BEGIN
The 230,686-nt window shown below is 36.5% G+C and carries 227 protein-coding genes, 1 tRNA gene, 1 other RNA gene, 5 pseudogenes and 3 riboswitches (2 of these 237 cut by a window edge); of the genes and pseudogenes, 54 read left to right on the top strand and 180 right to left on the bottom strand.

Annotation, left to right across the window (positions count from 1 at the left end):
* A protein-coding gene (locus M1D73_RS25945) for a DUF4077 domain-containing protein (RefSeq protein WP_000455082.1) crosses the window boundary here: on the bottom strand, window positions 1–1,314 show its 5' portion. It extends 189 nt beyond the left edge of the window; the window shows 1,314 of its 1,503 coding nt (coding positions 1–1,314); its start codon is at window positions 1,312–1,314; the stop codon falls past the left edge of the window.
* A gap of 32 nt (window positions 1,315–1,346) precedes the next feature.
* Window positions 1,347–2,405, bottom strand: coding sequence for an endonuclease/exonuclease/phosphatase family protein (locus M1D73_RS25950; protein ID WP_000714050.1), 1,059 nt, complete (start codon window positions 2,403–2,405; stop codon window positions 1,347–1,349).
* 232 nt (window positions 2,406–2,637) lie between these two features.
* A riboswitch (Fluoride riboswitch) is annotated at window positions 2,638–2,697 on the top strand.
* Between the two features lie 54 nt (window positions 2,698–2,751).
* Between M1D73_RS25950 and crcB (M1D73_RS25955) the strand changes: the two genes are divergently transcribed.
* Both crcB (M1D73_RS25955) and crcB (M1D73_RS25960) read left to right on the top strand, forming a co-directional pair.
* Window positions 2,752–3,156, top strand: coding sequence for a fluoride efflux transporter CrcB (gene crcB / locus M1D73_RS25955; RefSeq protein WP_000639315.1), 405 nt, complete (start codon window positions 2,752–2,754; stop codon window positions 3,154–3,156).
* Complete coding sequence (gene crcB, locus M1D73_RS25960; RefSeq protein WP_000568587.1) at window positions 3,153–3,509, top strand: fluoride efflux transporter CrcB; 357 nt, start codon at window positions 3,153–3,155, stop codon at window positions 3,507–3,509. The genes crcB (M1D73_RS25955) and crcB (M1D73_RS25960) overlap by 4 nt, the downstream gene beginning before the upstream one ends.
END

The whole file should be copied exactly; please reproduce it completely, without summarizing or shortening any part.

The 230,686-nt window shown below is 36.5% G+C and carries 227 protein-coding genes, 1 tRNA gene, 1 other RNA gene, 5 pseudogenes and 3 riboswitches (2 of these 237 cut by a window edge); of the genes and pseudogenes, 54 read left to right on the top strand and 180 right to left on the bottom strand.

Annotation, left to right across the window (positions count from 1 at the left end):
* A protein-coding gene (locus M1D73_RS25945) for a DUF4077 domain-containing protein (RefSeq protein WP_000455082.1) crosses the window boundary here: on the bottom strand, window positions 1–1,314 show its 5' portion. It extends 189 nt beyond the left edge of the window; the window shows 1,314 of its 1,503 coding nt (coding positions 1–1,314); its start codon is at window positions 1,312–1,314; the stop codon falls past the left edge of the window.
* A gap of 32 nt (window positions 1,315–1,346) precedes the next feature.
* Window positions 1,347–2,405, bottom strand: coding sequence for an endonuclease/exonuclease/phosphatase family protein (locus M1D73_RS25950; protein ID WP_000714050.1), 1,059 nt, complete (start codon window positions 2,403–2,405; stop codon window positions 1,347–1,349).
* 232 nt (window positions 2,406–2,637) lie between these two features.
* A riboswitch (Fluoride riboswitch) is annotated at window positions 2,638–2,697 on the top strand.
* Between the two features lie 54 nt (window positions 2,698–2,751).
* Between M1D73_RS25950 and crcB (M1D73_RS25955) the strand changes: the two genes are divergently transcribed.
* Both crcB (M1D73_RS25955) and crcB (M1D73_RS25960) read left to right on the top strand, forming a co-directional pair.
* Window positions 2,752–3,156, top strand: coding sequence for a fluoride efflux transporter CrcB (gene crcB / locus M1D73_RS25955; RefSeq protein WP_000639315.1), 405 nt, complete (start codon window positions 2,752–2,754; stop codon window positions 3,154–3,156).
* Complete coding sequence (gene crcB, locus M1D73_RS25960; RefSeq protein WP_000568587.1) at window positions 3,153–3,509, top strand: fluoride efflux transporter CrcB; 357 nt, start codon at window positions 3,153–3,155, stop codon at window positions 3,507–3,509. The genes crcB (M1D73_RS25955) and crcB (M1D73_RS25960) overlap by 4 nt, the downstream gene beginning before the upstream one ends.